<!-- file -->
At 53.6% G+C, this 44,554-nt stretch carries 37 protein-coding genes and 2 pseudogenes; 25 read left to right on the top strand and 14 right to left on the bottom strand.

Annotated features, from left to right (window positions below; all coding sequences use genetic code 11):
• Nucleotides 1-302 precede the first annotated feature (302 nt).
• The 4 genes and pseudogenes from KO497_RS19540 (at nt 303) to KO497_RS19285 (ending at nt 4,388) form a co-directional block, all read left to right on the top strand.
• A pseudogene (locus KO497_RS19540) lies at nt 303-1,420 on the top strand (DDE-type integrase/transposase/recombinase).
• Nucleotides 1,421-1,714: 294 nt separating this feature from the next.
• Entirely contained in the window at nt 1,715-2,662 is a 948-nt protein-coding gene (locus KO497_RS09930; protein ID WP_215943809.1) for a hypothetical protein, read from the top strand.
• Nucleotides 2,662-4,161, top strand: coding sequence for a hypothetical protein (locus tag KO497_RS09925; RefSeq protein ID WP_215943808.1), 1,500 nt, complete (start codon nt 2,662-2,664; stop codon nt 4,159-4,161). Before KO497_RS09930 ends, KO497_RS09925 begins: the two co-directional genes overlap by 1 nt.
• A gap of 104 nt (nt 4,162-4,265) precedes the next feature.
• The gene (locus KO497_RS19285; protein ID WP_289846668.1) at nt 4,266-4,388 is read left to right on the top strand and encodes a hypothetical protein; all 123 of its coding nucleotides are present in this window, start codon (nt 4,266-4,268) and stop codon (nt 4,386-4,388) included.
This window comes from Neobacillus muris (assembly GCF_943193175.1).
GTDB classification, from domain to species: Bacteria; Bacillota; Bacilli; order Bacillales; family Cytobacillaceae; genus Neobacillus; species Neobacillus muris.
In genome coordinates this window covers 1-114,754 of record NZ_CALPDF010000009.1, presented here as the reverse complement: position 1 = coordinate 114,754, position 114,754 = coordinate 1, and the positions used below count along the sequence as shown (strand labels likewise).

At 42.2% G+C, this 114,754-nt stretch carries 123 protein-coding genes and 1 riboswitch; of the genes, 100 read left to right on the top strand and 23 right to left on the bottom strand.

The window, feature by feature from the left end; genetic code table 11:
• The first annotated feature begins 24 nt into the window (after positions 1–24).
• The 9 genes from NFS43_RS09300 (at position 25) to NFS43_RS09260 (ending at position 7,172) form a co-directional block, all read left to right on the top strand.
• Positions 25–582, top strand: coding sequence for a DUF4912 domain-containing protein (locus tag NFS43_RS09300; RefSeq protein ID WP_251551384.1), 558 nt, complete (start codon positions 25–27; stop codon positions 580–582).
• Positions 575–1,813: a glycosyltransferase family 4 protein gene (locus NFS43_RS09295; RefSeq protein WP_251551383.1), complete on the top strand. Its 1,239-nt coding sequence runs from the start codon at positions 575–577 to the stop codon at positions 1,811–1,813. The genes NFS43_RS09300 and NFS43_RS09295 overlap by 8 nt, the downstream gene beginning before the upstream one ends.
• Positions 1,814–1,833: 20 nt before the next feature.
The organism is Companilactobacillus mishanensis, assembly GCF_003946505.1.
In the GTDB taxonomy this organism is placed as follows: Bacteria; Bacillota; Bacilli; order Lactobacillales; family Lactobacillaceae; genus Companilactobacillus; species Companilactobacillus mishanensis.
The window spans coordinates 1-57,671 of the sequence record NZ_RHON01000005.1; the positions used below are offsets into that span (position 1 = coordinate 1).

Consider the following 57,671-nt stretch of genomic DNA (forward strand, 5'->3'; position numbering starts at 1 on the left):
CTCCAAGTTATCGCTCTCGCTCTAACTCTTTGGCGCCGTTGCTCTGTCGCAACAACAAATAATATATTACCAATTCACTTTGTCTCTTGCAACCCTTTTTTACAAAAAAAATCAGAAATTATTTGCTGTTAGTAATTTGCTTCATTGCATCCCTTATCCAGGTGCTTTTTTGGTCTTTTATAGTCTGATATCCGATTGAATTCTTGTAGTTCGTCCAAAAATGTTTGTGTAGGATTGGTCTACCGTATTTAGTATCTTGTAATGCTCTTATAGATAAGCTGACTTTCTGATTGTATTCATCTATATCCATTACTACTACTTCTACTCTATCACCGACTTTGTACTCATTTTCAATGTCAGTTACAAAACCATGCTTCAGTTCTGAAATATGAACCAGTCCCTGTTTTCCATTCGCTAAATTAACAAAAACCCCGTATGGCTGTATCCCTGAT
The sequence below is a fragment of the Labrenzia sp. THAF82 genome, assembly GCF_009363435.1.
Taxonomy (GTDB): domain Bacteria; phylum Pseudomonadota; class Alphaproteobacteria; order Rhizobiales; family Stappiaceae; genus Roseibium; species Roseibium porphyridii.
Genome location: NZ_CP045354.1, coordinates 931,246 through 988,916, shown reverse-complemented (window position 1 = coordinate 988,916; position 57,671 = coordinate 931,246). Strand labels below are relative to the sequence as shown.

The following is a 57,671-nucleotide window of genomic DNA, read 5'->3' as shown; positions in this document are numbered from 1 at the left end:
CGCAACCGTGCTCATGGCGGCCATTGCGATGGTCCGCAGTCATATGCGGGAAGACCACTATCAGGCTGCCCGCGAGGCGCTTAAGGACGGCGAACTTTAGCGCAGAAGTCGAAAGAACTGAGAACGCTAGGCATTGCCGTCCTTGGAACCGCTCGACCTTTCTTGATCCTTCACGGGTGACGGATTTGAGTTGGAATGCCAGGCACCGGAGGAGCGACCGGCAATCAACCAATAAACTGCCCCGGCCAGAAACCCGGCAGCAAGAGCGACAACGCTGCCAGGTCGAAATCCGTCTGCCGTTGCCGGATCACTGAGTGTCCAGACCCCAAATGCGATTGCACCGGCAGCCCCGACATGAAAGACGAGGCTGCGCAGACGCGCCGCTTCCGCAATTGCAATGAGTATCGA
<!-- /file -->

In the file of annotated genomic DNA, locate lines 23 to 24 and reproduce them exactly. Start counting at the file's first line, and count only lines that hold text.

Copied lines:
The window spans coordinates 1-57,671 of the sequence record NZ_RHON01000005.1; the positions used below are offsets into that span (position 1 = coordinate 1).

Consider the following 57,671-nt stretch of genomic DNA (forward strand, 5'->3'; position numbering starts at 1 on the left):